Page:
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Information Literacy: Guide for Students: Topic Selection

Guide for Library Instruction

Understanding Your Assignment

Before you begin any research for an assignment, it is important that you plan a research strategy so that you have time to complete your work. Here are a few tips to consider:

  1. Make certain you clearly understand the requirements of the assignment before you begin to do your research. Ask your instructor questions BEFORE you begin your work. 
  2. Review the Library Tutorials on how to do research:
  3. Set up an appointment with Dr. Mary Hricko to discuss your project and to get assistance. 
  4. Use additional library resources in this guide to help you with your research.

If the Topic is Assigned:

When an instructor gives you an assignment that requires library research, here is how to get started:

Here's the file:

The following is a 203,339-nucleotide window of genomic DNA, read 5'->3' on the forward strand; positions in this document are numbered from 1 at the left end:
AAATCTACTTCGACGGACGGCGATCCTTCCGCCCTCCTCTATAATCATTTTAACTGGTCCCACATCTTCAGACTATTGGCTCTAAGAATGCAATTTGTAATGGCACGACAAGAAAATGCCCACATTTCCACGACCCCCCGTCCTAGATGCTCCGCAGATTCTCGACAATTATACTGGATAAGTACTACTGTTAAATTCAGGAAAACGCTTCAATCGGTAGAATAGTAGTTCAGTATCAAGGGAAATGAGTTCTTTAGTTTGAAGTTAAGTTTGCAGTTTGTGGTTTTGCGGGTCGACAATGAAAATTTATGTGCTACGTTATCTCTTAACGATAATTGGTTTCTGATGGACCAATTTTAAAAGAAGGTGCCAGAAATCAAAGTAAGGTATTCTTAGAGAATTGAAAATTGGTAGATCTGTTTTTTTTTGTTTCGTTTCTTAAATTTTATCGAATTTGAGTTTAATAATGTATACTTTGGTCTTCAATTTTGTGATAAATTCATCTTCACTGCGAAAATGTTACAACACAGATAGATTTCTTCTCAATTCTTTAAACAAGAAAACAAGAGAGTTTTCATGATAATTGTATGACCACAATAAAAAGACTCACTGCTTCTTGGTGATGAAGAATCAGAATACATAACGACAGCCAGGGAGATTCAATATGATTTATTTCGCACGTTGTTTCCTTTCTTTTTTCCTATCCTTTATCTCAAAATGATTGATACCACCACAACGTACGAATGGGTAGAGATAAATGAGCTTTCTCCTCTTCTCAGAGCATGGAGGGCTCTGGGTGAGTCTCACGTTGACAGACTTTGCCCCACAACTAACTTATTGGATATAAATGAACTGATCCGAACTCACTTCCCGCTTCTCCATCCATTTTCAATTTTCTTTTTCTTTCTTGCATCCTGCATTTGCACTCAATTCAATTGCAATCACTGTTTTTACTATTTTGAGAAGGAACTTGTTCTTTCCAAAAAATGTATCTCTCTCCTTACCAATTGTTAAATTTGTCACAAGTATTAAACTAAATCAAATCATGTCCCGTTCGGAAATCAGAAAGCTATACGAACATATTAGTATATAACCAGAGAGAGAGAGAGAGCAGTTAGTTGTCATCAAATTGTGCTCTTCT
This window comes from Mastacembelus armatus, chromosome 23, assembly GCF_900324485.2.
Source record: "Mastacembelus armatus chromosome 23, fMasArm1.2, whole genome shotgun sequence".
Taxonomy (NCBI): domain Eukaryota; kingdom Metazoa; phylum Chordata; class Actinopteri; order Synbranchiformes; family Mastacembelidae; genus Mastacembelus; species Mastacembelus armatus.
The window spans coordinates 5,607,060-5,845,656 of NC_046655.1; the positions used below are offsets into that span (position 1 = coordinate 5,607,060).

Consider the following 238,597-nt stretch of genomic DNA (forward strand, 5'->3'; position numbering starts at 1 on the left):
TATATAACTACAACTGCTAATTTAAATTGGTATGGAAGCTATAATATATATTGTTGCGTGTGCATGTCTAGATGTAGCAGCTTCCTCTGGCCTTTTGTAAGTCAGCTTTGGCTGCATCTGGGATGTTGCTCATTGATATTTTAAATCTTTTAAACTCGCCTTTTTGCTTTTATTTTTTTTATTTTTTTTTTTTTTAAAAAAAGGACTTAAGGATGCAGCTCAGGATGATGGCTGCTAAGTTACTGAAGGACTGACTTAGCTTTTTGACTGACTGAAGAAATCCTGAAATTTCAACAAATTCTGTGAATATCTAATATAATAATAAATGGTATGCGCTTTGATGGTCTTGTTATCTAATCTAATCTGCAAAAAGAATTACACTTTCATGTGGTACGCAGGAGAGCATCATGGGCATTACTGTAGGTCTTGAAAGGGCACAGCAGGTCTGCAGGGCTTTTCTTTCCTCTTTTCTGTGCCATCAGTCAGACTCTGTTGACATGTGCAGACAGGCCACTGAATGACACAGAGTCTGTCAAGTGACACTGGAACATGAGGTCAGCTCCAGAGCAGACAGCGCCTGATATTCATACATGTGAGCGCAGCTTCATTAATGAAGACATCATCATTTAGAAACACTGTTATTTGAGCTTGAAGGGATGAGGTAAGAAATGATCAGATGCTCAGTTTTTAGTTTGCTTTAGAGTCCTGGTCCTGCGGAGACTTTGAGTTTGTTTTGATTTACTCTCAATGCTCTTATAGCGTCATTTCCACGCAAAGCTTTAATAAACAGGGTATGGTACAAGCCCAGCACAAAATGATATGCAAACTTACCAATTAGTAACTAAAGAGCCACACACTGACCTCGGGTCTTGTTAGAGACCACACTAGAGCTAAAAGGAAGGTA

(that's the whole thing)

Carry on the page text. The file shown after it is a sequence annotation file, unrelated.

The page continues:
• read the assignment carefully to understand how it will be graded; note the due date
  • develop a schedule to complete the tasks of your assignment (research, writing, final edit)
  • begin your research with library resources
  • annotate and cite the resources you plan to use for the assignment
  • ask the library staff for help to find additional resources
  • begin drafting your assignment; set up appointment with online writing center to review your draft
  • research and write more about your topic
  • finish first draft and submit it for review at the writing center; fix any corrections
  • submit final draft by the due date

Procrastination is not a good plan. Begin work on your assignment early in case you need request library materials, edit rough drafts, and revise your work. Working on an assignment at the last minute tends to yield a poorly written paper. 

Always use the resources available such as the library and tutoring center to help you improve the quality of your assignment. 

If You Are Asked to Pick Your Own Topic:

Your instructor may assign you a specific topic, but most often, you are usually given the opportunity to select your own topic of interest.

When deciding on a research topic, here are some suggestions on how to get started: